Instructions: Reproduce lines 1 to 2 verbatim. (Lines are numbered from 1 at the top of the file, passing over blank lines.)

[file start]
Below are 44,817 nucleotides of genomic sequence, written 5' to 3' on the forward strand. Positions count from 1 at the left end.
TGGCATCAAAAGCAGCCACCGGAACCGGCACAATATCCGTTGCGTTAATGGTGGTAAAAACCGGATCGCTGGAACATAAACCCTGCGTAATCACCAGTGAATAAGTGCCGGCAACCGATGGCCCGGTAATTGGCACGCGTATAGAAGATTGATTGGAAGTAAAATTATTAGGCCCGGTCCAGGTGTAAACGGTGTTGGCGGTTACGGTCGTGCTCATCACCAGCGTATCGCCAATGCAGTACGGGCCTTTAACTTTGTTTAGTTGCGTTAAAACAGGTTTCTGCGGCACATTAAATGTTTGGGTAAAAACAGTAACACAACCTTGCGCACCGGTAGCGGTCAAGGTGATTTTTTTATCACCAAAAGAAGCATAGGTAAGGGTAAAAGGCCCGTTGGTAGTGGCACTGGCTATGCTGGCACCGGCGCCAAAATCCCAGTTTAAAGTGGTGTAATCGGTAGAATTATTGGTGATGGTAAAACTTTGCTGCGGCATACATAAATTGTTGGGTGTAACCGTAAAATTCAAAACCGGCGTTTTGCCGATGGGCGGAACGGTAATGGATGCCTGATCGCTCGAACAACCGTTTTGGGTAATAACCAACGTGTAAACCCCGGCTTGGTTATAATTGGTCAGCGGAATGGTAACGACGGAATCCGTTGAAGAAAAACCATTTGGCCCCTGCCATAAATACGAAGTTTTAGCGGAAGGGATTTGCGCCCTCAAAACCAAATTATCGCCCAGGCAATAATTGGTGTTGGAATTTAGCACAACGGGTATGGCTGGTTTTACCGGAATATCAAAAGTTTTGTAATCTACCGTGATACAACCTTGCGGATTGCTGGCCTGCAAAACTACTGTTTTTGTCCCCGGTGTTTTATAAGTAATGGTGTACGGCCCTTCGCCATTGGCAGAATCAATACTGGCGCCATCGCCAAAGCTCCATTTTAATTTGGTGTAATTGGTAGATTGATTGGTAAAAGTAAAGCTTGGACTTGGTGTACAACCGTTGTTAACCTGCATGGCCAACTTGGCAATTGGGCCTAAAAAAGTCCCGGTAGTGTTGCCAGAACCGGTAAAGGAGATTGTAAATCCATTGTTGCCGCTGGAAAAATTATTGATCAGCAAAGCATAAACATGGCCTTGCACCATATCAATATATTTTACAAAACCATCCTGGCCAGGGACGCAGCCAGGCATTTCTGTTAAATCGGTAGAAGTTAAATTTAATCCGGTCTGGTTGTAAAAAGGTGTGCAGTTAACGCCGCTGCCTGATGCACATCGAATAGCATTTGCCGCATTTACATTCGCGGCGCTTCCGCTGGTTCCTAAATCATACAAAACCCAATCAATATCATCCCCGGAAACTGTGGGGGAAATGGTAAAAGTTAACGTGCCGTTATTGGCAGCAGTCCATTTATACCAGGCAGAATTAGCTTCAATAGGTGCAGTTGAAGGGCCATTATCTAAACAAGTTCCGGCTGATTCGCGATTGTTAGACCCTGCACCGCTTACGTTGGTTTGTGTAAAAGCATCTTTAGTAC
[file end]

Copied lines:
Below are 44,817 nucleotides of genomic sequence, written 5' to 3' on the forward strand. Positions count from 1 at the left end.
TGGCATCAAAAGCAGCCACCGGAACCGGCACAATATCCGTTGCGTTAATGGTGGTAAAAACCGGATCGCTGGAACATAAACCCTGCGTAATCACCAGTGAATAAGTGCCGGCAACCGATGGCCCGGTAATTGGCACGCGTATAGAAGATTGATTGGAAGTAAAATTATTAGGCCCGGTCCAGGTGTAAACGGTGTTGGCGGTTACGGTCGTGCTCATCACCAGCGTATCGCCAATGCAGTACGGGCCTTTAACTTTGTTTAGTTGCGTTAAAACAGGTTTCTGCGGCACATTAAATGTTTGGGTAAAAACAGTAACACAACCTTGCGCACCGGTAGCGGTCAAGGTGATTTTTTTATCACCAAAAGAAGCATAGGTAAGGGTAAAAGGCCCGTTGGTAGTGGCACTGGCTATGCTGGCACCGGCGCCAAAATCCCAGTTTAAAGTGGTGTAATCGGTAGAATTATTGGTGATGGTAAAACTTTGCTGCGGCATACATAAATTGTTGGGTGTAACCGTAAAATTCAAAACCGGCGTTTTGCCGATGGGCGGAACGGTAATGGATGCCTGATCGCTCGAACAACCGTTTTGGGTAATAACCAACGTGTAAACCCCGGCTTGGTTATAATTGGTCAGCGGAATGGTAACGACGGAATCCGTTGAAGAAAAACCATTTGGCCCCTGCCATAAATACGAAGTTTTAGCGGAAGGGATTTGCGCCCTCAAAACCAAATTATCGCCCAGGCAATAATTGGTGTTGGAATTTAGCACAACGGGTATGGCTGGTTTTACCGGAATATCAAAAGTTTTGTAATCTACCGTGATACAACCTTGCGGATTGCTGGCCTGCAAAACTACTGTTTTTGTCCCCGGTGTTTTATAAGTAATGGTGTACGGCCCTTCGCCATTGGCAGAATCAATACTGGCGCCATCGCCAAAGCTCCATTTTAATTTGGTGTAATTGGTAGATTGATTGGTAAAAGTAAAGCTTGGACTTGGTGTACAACCGTTGTTAACCTGCATGGCCAACTTGGCAATTGGGCCTAAAAAAGTCCCGGTAGTGTTGCCAGAACCGGTAAAGGAGATTGTAAATCCATTGTTGCCGCTGGAAAAATTATTGATCAGCAAAGCATAAACATGGCCTTGCACCATATCAATATATTTTACAAAACCATCCTGGCCAGGGACGCAGCCAGGCATTTCTGTTAAATCGGTAGAAGTTAAATTTAATCCGGTCTGGTTGTAAAAAGGTGTGCAGTTAACGCCGCTGCCTGATGCACATCGAATAGCATTTGCCGCATTTACATTCGCGGCGCTTCCGCTGGTTCCTAAATCATACAAAACCCAATCAATATCATCCCCGGAAACTGTGGGGGAAATGGTAAAAGTTAACGTGCCGTTATTGGCAGCAGTCCATTTATACCAGGCAGAATTAGCTTCAATAGGTGCAGTTGAAGGGCCATTATCTAAACAAGTTCCGGCTGATTCGCGATTGTTAGACCCTGCACCGCTTACGTTGGTTTGTGTAAAAGCATCTTTAGTAC